The United States Department of Agriculture (USDA) designates planting zones based on an area's minimum winter temperature. Planting zones 5 and 6 make up the majority of Pennsylvania. These zones are further divided into sub-zones 5a, 5b, 6a and 6b.
Pennsylvania spans planting zones 5 and 6, according to the United States National Arboretum. Zone 5, which spans from central to northwestern Pennsylvania, features minimum temperatures ranging from minus 20 to minus 10 degrees Fahrenheit. Zone 6 covers the majority of eastern and southern Pennsylvania with minimum temperatures between minus 10 and zero degrees Fahrenheit.
According to the National Garden Association, the Mid-Atlantic region, including Pennsylvania, is influenced by both coastal weather and the Great Lakes. Cold temperatures from the Great Lakes and Ohio River Valley influence the planting zones by providing a reliable snow cover during most winters. Coastal storms, including hurricanes and nor'easters, contribute to the average precipitation of 35 to 40 inches each year. These climate factors are important reasons why the USDA assigned Pennsylvania to planting zones 5 and 6.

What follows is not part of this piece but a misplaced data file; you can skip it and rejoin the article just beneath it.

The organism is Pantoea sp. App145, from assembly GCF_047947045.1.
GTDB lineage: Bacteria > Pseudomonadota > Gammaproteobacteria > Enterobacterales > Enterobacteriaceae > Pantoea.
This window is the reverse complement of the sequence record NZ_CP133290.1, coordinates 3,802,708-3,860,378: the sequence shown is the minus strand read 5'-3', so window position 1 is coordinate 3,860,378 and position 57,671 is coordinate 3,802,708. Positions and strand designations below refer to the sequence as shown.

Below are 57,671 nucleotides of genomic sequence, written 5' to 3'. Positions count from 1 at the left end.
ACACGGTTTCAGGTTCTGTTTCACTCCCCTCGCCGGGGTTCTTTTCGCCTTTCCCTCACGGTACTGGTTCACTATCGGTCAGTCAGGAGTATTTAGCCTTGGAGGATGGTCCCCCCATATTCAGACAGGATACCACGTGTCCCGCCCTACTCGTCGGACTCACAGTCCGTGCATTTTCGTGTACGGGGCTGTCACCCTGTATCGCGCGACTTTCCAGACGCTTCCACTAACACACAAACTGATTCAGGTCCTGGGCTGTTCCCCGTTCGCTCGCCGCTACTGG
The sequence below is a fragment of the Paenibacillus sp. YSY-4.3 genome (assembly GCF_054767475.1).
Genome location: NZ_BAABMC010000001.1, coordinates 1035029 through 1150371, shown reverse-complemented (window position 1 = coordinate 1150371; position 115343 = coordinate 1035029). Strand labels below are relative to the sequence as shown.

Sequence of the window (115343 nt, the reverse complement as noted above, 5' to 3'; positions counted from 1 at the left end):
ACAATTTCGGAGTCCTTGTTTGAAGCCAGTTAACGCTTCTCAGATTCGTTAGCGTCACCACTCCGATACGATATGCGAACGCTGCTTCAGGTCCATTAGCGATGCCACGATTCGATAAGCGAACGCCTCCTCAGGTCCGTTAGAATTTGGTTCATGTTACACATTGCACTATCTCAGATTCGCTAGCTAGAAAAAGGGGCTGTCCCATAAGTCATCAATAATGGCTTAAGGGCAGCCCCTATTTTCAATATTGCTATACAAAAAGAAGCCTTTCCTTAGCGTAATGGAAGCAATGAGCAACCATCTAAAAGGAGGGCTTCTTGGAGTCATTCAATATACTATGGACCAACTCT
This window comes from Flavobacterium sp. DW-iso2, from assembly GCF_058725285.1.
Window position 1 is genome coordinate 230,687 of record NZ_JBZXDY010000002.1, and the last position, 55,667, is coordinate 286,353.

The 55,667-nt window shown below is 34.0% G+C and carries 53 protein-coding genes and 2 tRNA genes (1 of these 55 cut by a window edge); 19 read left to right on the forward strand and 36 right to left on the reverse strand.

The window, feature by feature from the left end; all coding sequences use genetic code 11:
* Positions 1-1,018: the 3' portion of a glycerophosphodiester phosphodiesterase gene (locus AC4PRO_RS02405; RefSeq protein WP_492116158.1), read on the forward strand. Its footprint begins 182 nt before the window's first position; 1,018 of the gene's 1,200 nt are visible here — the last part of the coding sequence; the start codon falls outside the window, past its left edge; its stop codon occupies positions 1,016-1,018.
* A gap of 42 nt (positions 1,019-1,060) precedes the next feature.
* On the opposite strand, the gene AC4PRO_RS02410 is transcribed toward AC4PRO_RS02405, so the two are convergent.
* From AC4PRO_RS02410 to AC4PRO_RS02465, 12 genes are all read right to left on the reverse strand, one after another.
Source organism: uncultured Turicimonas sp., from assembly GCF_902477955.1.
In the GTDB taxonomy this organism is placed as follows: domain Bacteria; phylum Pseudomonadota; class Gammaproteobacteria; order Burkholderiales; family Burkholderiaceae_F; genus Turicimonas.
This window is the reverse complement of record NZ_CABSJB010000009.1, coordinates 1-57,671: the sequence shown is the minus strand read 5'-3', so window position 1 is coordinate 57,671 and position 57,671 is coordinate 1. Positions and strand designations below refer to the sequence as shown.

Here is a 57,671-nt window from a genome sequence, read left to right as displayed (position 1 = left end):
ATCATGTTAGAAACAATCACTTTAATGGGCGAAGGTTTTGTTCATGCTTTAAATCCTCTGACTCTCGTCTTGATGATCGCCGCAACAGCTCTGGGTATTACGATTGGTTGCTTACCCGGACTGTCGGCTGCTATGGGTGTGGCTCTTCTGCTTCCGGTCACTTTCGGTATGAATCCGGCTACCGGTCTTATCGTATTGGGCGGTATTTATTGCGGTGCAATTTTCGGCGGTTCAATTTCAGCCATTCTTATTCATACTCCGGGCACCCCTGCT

According to the National Gardening Association, the mid-Atlantic climate, including Pennsylvania, is an ideal place to plant shrubs and trees. Gardeners can locate other plants recommended for zones 5 and 6 by consulting local nurseries. The Nature Hills Nursery, for example, recommends many perennial flowers for Pennsylvania's planting zones, including black-eyed Susans, clematis, columbine, daylilies, foxglove and phlox.
- Photo Credit foxglove image by david purday from Fotolia.com
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